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In this article, we’ll introduce Benford’s law, which describes a surprising and fascinating fact about the distribution of the first digits of numbers. We’ll explain how this law has become an important tool in detecting fraud. Let’s start by taking a newspaper at a random page and write down the first or leftmost digit which is either 1, 2, 3, until 9. What are the expected frequencies of these digits? If all digits are equally likely then we expect to observe each digit as the first digit in approximately 1 out of 9 or 11% of cases as shown below.
Benford’s law, however, predicts a different distribution for the first digit of a number. According to Benford’s law, the probability that the first digit equals 1 is about 30%, while it’s only 4.6% for digit 9.
This surprising phenomenon was first discovered by astronomist Newcomb in 1881 and later rediscovered by Benford in 1938. Both noted that in a book of logarithms the first pages, with low first digits, are more frequently used than the last pages with digits 7, 8 and 9 since they were more dirty. In that time logarithm tables were frequently used to speed up the multiplication of two numbers. Benford analyzed the distribution of the first digits in 20 tables concerning populations, molecular weights, mathematical sequences and death rates. In total he observed 20,229 numbers by hand. He found the leading digit, d=1 to 9, occurs with a probability:
The antifraud rationale behind the use of the law is that producing empirical distributions of digits that conform to the law is difficult for non-experts. Fraudsters may thus be biased toward simpler and more intuitive distributions, such as the uniform. Strong deviations from the expected frequencies might indicate that the data is suspicious, possibly manipulated, and thus fraudulent. Hence, Benford’s law can be used as a screening tool for fraud detection. If Benford’s law is not satisfied, then it is probable that the involved data was manipulated and further investigation is required. Conversely, if a data set complies with Benford’s law, it can still be fraudulent. Data sets satisfying one of the following conditions typically conform to Benford’s Law.
- Data where numbers represent sizes of facts or events
- Data in which numbers have no relationship to each other
- Data sets that grow exponentially or arise from multiplicative fluctuations
- Mixtures of different data sets
- And finally, some well-known infinite integer sequences
Typically, the more orders of magnitude that the data covers (at least 4 digits) and the more observations we have (typically 1000 or more), the more likely the data set will satisfy Benford’s Law.
We have already seen that many real datasets conform to Benford’s Law. Most financial data and accounting numbers generally conform to Benford’s Law. Fraudsters typically change the dataset by adding invented numbers or changing real observations which do not follow Benford’s Law. Due to these abnormal duplications and atypical numbers, the dataset is not conform to Benford’s Law anymore. Hence Benford’s Law is a popular tool for fraud detection since it identifies deviations that need further review. It is even legally admissible as evidence in the US in criminal cases at the federal, state and local levels. Benford’s law has been successfully used for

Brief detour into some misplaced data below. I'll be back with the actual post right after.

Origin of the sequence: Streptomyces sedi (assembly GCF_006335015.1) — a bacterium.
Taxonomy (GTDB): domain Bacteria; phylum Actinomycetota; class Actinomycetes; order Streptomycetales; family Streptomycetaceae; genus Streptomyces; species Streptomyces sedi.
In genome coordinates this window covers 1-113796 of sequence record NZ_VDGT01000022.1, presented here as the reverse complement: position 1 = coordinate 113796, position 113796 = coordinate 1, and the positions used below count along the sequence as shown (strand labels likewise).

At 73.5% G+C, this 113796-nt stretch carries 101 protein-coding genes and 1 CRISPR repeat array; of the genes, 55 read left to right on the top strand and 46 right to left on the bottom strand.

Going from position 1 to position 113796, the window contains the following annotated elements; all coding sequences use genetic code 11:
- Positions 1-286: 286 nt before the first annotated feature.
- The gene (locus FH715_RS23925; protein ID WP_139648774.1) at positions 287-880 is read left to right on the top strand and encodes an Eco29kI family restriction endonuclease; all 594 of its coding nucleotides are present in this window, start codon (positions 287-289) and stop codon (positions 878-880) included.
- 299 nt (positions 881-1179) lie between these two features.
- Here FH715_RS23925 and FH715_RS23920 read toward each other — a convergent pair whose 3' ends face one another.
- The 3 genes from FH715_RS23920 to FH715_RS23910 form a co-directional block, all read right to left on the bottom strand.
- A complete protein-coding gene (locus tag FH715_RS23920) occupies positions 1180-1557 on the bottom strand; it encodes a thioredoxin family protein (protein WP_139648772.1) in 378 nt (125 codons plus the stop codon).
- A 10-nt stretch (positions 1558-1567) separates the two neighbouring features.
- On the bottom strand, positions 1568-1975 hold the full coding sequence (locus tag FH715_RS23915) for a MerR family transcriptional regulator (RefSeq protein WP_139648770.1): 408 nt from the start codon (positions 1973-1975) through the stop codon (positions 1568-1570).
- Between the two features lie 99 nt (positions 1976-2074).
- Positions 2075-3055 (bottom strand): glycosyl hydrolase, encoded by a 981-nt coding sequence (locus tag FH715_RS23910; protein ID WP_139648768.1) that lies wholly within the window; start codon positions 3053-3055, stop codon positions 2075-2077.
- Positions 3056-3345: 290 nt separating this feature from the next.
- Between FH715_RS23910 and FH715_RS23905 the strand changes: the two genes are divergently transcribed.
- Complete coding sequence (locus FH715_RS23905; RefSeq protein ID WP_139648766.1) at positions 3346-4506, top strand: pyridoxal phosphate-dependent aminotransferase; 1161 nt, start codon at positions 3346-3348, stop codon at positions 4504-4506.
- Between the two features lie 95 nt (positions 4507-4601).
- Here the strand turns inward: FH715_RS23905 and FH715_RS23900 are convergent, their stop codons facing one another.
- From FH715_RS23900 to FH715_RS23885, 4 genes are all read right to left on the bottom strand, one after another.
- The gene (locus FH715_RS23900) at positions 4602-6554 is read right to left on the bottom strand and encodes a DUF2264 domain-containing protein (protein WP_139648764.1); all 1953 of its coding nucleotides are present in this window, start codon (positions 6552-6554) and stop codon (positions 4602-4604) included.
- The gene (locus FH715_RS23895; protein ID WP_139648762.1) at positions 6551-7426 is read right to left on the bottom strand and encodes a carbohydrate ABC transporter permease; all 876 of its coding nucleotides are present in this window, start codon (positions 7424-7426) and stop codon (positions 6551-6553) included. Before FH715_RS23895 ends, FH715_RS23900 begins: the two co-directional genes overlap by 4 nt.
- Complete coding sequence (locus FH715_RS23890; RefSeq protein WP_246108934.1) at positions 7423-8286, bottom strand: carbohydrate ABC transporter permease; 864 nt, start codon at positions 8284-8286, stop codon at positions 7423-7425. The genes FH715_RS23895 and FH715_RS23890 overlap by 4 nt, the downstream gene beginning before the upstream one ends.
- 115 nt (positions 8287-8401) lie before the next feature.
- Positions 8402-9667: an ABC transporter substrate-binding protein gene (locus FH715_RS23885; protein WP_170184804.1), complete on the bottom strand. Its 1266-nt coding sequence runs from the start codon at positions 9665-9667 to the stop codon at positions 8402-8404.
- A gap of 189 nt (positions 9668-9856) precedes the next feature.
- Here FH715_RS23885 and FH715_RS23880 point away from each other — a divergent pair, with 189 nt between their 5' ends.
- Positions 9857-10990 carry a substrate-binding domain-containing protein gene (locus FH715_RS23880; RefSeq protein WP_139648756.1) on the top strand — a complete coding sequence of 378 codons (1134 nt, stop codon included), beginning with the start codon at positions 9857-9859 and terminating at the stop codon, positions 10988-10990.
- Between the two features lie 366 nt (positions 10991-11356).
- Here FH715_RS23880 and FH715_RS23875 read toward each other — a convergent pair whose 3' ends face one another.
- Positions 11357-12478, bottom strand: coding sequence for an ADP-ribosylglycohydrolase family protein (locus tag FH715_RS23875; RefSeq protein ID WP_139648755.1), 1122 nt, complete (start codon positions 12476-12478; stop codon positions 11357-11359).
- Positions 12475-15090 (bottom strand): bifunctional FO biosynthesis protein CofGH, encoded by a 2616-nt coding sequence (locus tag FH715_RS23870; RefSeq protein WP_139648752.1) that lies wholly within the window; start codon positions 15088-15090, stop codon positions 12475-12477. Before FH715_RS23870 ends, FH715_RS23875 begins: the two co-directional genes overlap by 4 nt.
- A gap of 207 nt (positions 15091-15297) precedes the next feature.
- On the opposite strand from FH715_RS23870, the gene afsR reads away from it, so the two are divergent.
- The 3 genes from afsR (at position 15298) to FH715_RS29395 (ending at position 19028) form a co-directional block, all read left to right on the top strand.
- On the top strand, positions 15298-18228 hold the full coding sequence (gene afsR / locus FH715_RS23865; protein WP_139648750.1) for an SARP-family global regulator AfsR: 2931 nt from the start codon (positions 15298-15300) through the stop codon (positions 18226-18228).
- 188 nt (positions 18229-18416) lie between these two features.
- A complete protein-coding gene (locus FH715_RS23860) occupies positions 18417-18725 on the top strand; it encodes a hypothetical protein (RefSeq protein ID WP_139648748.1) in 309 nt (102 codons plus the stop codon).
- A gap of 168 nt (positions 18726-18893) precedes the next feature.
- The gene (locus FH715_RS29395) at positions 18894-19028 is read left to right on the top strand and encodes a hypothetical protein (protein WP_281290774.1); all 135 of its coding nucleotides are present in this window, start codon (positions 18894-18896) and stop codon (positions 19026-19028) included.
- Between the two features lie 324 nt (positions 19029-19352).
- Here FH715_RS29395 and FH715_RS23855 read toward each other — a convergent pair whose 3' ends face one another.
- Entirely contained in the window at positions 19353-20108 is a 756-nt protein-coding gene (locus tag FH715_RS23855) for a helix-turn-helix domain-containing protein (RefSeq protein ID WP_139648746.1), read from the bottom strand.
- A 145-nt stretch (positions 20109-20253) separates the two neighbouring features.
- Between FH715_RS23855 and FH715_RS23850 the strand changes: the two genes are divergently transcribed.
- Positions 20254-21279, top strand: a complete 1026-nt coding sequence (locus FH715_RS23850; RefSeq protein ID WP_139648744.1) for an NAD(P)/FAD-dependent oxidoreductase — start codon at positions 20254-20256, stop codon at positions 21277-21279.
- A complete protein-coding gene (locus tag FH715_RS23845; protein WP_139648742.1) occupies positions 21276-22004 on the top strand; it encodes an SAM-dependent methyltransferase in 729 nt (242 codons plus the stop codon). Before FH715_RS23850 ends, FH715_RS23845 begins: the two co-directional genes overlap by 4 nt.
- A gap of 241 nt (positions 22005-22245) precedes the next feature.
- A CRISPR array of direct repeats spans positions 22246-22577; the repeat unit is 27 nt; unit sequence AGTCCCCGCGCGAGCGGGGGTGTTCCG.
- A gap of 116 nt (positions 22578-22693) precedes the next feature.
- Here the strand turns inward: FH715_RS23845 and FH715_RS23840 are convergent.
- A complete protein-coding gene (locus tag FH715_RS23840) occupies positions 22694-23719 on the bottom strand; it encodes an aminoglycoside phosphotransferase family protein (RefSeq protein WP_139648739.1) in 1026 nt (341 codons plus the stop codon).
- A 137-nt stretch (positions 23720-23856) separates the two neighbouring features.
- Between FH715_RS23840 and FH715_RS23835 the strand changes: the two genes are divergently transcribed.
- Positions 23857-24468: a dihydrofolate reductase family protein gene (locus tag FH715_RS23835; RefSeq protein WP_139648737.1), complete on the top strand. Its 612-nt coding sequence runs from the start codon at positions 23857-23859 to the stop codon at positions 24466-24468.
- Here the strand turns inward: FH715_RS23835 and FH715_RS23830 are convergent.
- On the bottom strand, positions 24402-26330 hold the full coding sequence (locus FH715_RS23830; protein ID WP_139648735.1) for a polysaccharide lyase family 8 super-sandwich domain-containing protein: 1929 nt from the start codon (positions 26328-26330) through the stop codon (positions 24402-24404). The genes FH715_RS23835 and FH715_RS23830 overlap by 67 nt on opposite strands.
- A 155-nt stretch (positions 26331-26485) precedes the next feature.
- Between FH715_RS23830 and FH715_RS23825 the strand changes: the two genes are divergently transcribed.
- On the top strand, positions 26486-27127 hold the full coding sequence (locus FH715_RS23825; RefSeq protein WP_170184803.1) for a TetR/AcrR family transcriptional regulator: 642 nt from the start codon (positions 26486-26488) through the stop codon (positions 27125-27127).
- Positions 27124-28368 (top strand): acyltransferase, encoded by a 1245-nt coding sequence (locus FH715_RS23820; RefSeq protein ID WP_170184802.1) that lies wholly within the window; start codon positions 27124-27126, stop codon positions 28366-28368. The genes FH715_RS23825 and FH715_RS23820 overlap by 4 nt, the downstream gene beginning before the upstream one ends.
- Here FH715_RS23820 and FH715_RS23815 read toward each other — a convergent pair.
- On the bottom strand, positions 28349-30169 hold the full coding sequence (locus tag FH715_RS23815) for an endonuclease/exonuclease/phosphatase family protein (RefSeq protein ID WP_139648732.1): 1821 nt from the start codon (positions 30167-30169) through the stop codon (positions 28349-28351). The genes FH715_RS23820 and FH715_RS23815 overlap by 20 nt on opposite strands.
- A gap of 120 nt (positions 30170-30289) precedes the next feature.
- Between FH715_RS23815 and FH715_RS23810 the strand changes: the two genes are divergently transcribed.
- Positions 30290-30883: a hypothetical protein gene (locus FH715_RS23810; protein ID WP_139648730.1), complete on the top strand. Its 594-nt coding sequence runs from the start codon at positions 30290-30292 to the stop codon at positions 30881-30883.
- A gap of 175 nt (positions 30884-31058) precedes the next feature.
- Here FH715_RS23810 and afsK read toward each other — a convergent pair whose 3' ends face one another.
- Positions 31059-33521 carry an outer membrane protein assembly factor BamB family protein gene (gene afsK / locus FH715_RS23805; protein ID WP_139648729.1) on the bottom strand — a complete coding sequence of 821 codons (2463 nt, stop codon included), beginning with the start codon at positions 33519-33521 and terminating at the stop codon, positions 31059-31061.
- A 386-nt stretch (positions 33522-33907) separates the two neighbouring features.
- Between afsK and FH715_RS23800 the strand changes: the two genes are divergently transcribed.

- check fraud
- electricity theft
- forensic accounting
- payments fraud
Benford’s Law was for example used as evidence of voter fraud in the 2009 Iranian election. Mark Nigrini showed that Benford’s Law could be used in forensic accounting and auditing as an indicator of accounting and expenses fraud.
Not every dataset has to conform to Benford’s Law and many will never do. Examples are:
- If there is a lower and/or upper bound or data is concentrated in a narrow interval, e.g. hourly wage rate or height of people.
- If numbers are used as identification numbers or labels, e.g. social security number, flight numbers, car license plate numbers, phone numbers.
- If fluctuations are additive instead of multiplicative, e.g. heartbeats on a given day
Let’s work out an example of using Benford’s law for fraud detection. Assume the internal audit department of a company needs to check employee reimbursements for fraud. Employees may reimburse business meals and travel expenses after mailing scanned images of receipts. Assume we want to analyze the amounts that were reimbursed to employee Tom in the last 5 years. Below you can see the distribution of the reimbursements depicted by the light blue histogram. The red line corresponds to Benford’s law. It is clear that the dataset has less 1’s and more 7’s than expected under Benford’s Law. Based on this discrepancy, the company can then further investigate Tom’s expenses. After analyzing his reimbursements starting with 7, it was detected that Tom replaced 1/3 of his expenses starting with a 1 by a 7 before scanning the receipt.
Benford’s law has also been extended to the first-two digits. A dataset satisfies Benford’s Law for the first-two digits if the probability that the first-two digits equal is approximately:
This test is considered more reliable than the first digits test and is more frequently used in fraud detection. Below you can see an example of this. This data contains the populations of 19509 towns and cities of US (July 2009). You can see that the distribution of the first two digits nicely corresponds to Benford’s law.
We can then create predictive features based on Benford’s law. More specifically, we can featurize the discrepancy between the empirical distribution and Benford’s law using a statistical distance measure such as the Kullback-Leibler divergence or Kolmogorov-Smirnov statistic. These can then be added to the fraud data set for predictive modeling.
For more information, we are happy to refer to our BlueCourses course Fraud Analytics.